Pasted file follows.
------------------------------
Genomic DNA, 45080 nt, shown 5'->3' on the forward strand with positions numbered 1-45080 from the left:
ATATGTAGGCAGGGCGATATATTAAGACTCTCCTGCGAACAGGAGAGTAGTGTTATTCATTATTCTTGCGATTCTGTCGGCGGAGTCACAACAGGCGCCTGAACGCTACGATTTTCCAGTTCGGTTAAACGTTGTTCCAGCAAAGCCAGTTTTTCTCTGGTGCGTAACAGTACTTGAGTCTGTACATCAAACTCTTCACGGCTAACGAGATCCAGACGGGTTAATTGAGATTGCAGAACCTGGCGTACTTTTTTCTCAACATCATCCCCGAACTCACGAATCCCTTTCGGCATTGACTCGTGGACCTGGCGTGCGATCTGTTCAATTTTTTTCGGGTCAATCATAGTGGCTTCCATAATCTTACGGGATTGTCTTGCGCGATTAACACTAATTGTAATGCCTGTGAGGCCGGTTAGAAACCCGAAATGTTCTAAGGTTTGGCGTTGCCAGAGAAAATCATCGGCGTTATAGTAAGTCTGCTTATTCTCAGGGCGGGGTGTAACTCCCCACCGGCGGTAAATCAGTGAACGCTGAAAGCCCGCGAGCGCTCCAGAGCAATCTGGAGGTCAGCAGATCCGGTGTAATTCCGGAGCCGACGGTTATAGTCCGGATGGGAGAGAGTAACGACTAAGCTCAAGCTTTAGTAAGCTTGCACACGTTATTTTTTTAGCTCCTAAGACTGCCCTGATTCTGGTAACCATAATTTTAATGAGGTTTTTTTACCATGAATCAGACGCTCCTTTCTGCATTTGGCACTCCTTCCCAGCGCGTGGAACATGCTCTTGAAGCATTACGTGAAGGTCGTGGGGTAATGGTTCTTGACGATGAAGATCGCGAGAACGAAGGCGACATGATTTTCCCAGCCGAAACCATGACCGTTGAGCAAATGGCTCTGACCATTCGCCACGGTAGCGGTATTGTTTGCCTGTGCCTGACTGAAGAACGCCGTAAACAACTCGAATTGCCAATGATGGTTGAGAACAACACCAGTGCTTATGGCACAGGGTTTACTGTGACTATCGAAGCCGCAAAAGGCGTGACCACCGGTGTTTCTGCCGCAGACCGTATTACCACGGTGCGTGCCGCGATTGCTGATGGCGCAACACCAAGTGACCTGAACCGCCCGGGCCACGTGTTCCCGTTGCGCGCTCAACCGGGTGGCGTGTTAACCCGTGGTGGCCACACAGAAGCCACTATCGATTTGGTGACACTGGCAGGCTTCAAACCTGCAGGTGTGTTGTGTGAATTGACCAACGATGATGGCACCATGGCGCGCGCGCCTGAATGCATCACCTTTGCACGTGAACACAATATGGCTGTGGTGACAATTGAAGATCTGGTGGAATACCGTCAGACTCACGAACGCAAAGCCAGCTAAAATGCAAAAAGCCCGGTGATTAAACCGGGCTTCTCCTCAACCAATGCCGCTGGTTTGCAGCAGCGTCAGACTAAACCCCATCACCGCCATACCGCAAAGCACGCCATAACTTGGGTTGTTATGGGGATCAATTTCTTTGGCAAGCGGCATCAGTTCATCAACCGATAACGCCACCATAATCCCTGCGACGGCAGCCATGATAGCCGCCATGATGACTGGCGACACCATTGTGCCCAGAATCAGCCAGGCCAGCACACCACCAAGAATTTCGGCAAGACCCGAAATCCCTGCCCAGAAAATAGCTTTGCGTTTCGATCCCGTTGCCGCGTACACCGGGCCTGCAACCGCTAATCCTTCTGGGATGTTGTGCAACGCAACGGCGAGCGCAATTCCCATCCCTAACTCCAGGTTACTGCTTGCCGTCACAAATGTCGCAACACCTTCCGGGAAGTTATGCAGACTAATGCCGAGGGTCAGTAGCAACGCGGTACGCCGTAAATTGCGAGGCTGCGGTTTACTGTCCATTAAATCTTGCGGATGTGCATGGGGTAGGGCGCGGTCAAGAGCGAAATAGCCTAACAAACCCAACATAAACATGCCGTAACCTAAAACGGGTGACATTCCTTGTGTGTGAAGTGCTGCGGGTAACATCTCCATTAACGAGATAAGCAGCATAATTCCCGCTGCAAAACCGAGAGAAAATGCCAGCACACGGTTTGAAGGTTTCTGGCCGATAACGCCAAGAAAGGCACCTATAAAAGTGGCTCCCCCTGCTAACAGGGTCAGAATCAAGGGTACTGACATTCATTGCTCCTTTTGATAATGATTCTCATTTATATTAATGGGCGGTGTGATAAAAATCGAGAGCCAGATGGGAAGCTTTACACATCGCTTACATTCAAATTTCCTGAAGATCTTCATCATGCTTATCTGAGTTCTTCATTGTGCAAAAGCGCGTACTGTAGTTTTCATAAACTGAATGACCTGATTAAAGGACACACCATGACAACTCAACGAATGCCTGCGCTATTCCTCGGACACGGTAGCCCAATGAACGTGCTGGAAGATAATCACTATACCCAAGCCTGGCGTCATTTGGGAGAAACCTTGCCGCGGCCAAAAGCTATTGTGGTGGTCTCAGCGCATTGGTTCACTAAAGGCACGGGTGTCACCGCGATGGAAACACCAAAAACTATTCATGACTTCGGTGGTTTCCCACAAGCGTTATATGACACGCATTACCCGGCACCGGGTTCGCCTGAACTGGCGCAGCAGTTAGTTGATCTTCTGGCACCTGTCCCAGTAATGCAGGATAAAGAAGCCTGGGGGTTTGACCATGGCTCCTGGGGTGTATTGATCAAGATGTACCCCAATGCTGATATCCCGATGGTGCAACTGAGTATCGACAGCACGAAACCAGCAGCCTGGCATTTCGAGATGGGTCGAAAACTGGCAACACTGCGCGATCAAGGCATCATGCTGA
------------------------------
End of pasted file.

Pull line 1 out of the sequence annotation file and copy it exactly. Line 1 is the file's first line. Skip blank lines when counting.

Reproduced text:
Genomic DNA, 45080 nt, shown 5'->3' on the forward strand with positions numbered 1-45080 from the left: